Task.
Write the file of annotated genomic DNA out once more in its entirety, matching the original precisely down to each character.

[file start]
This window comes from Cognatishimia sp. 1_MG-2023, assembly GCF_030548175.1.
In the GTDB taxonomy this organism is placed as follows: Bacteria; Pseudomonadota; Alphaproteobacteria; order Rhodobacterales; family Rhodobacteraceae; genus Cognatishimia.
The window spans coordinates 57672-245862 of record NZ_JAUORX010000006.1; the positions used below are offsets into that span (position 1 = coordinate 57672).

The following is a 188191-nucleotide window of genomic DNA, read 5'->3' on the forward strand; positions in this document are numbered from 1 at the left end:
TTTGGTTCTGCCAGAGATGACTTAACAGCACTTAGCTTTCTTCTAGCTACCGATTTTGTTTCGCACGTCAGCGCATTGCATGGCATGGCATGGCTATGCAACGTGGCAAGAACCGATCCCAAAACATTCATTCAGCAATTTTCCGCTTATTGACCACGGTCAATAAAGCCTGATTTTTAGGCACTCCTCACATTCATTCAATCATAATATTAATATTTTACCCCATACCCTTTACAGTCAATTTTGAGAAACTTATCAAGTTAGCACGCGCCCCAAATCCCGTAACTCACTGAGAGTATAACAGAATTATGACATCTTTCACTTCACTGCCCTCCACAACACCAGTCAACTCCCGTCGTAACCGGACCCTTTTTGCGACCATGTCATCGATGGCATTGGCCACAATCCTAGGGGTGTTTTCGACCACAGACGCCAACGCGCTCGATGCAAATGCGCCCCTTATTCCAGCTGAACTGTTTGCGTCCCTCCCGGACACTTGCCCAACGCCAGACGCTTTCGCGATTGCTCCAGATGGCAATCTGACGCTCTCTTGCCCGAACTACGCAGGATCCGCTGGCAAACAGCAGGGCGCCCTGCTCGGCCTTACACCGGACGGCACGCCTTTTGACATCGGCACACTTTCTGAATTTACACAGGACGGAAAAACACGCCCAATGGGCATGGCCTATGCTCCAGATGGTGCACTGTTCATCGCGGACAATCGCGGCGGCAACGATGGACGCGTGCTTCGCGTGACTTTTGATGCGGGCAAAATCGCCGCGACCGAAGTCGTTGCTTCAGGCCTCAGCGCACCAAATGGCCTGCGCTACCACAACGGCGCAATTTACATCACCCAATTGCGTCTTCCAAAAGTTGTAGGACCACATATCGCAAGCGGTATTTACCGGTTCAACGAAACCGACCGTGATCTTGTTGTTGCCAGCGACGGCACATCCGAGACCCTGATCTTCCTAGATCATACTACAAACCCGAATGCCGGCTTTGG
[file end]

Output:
This window comes from Cognatishimia sp. 1_MG-2023, assembly GCF_030548175.1.
In the GTDB taxonomy this organism is placed as follows: Bacteria; Pseudomonadota; Alphaproteobacteria; order Rhodobacterales; family Rhodobacteraceae; genus Cognatishimia.
The window spans coordinates 57672-245862 of record NZ_JAUORX010000006.1; the positions used below are offsets into that span (position 1 = coordinate 57672).

The following is a 188191-nucleotide window of genomic DNA, read 5'->3' on the forward strand; positions in this document are numbered from 1 at the left end:
TTTGGTTCTGCCAGAGATGACTTAACAGCACTTAGCTTTCTTCTAGCTACCGATTTTGTTTCGCACGTCAGCGCATTGCATGGCATGGCATGGCTATGCAACGTGGCAAGAACCGATCCCAAAACATTCATTCAGCAATTTTCCGCTTATTGACCACGGTCAATAAAGCCTGATTTTTAGGCACTCCTCACATTCATTCAATCATAATATTAATATTTTACCCCATACCCTTTACAGTCAATTTTGAGAAACTTATCAAGTTAGCACGCGCCCCAAATCCCGTAACTCACTGAGAGTATAACAGAATTATGACATCTTTCACTTCACTGCCCTCCACAACACCAGTCAACTCCCGTCGTAACCGGACCCTTTTTGCGACCATGTCATCGATGGCATTGGCCACAATCCTAGGGGTGTTTTCGACCACAGACGCCAACGCGCTCGATGCAAATGCGCCCCTTATTCCAGCTGAACTGTTTGCGTCCCTCCCGGACACTTGCCCAACGCCAGACGCTTTCGCGATTGCTCCAGATGGCAATCTGACGCTCTCTTGCCCGAACTACGCAGGATCCGCTGGCAAACAGCAGGGCGCCCTGCTCGGCCTTACACCGGACGGCACGCCTTTTGACATCGGCACACTTTCTGAATTTACACAGGACGGAAAAACACGCCCAATGGGCATGGCCTATGCTCCAGATGGTGCACTGTTCATCGCGGACAATCGCGGCGGCAACGATGGACGCGTGCTTCGCGTGACTTTTGATGCGGGCAAAATCGCCGCGACCGAAGTCGTTGCTTCAGGCCTCAGCGCACCAAATGGCCTGCGCTACCACAACGGCGCAATTTACATCACCCAATTGCGTCTTCCAAAAGTTGTAGGACCACATATCGCAAGCGGTATTTACCGGTTCAACGAAACCGACCGTGATCTTGTTGTTGCCAGCGACGGCACATCCGAGACCCTGATCTTCCTAGATCATACTACAAACCCGAATGCCGGCTTTGG